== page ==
Feelings of joy and nostalgia flowed through my body when I first saw the screenshots for Enjoy Up’s Rock ‘N Racing Off Road. As a huge fan of games like Ivan Stewart’s Super Off Road, Rock ‘N Racing Off Road looked like a fantastic throwback to that style of racing games with modern graphics. I was sure to get some enjoyment out of the game due to what it was trying to emulate.
Rock ‘N Racing Off Road doesn’t give a great first impression. Upon starting the game, you enter a menu selection screen that features the core game modes: Championship (the meat of the game), Time Trial, Multiplayer, and Training. What’s this?! No options menu?! No, this game does not have an options menu.
Want to adjust anything? Turn off the music? Too bad, you aren’t doing that in this game. Something as simple and basic as an options menu should not be a luxury in a game released in 2015. The only way to even learn the controls is to go into the Training area, unless you just want to try it out on your own. The lack of an options menu kind of forebodes how the rest of the game is.
Diving into Championship mode, you are asked to choose the cup you want to enter: America, Europe, Asia, and World Cup. Each consists of 4 races. Select the cup that is unlocked (America to start) and you are off to the races!
Wait. what’s this? No vehicle selection? That’s right folks. Not only is there no vehicle selection, but there isn’t any customizing of the vehicles either. No paint jobs, no upgrades, nothing. I hate to hark back to it, but Ivan Stewart’s Super Off Road on the NES was released in 1991 and it had vehicle upgrades. That’s what made the game fun. Sure, sometimes you wouldn’t notice something like the engine upgrade in Super Off Road, but it still gave you incentive to keep playing. You unlock vehicles by completing cups, but you still never choose which one to use; you are just defaulted to using the new vehicle in the next cup.
The races themselves aren’t terrible. The control is a little loose at times, and sometimes I find myself losing control of my vehicle for no apparent reason. But for the most part, it works. Sometimes it’s hard to keep track of your vehicle on the course because there is no indicator who you are from the top-down view of the race. Vehicles are assigned a color, and it can bea chore to figure out who you are on the course. Also, the A.I. in the game is either really good or really bad: either dominating a race, or occasionally just quitting in the middle of the race.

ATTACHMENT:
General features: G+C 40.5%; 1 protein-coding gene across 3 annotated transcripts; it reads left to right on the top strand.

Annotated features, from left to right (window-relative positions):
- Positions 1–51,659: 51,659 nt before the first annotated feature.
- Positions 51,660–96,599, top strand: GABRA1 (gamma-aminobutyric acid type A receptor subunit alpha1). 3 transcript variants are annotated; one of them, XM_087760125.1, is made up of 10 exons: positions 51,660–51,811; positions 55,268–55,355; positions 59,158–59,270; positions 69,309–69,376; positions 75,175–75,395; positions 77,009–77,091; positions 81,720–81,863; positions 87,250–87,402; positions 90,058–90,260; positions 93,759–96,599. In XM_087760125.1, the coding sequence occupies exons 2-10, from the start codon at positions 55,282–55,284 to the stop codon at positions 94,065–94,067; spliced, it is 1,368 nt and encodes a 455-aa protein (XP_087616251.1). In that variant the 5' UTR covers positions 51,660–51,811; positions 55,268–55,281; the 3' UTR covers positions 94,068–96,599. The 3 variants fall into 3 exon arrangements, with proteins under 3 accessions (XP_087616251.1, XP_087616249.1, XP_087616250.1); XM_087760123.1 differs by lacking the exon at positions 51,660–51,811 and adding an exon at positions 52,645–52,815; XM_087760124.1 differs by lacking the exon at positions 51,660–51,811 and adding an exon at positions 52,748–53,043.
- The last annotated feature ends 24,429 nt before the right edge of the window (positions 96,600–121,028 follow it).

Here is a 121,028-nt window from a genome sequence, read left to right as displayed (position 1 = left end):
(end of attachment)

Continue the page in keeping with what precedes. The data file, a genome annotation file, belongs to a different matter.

After completing a cup, you move onto the next one. Problem is, it’s pretty much exactly what you just did, with a different starting point. This didn’t bother me since much. I’m familiar with the game’s source material and knew what to expect.. but I can see people not familiar with Ivan Stewart’s Super Off Road being put off by this. Once you complete all 4 Cups, you are pretty much done with the Championship mode.
Time Trials is a nice addition to the game because of one thing: Online Leaderboards. Jockeying for position for the fastest lap against your friends list and a global ranking scale does enhance the games value beyond the Championship mode. Multiplayer is also included in the game. With 4 Wii Motes and 1 Wii U Game Pad, up to 5 people can play. It’s a nice diversion and fun with the appropriate amount of friends, but the lack of any online multiplayer does hamper the experience.
Graphically speaking the game is solid. The top down view is nice. There are little variations in the courses and effects and the courses themselves are acceptable. The music is a homage of 80’s Rock music, which is inline with the theme of the game. Some tracks stand out more than others. There aren’t many songs in the game to begin with, but it’s another serviceable aspect of the game.
My biggest gripe with the game is the fact that everything is just mediocre. This could have been a fantastic experience for older and younger gamers to play a fun racing game in the vein ofclassic racers of the late 80’s and early 90’s. But there is a problem when the modern game lacks the features that those had. The game isn’t terrible. It isn’t good. It’s just there. Fans of Ivan Stewart’s Super Off Road may like this little trip down memory lane for $5.99. but be warned: it will be a short one, and you will find yourself going back to the NES classic.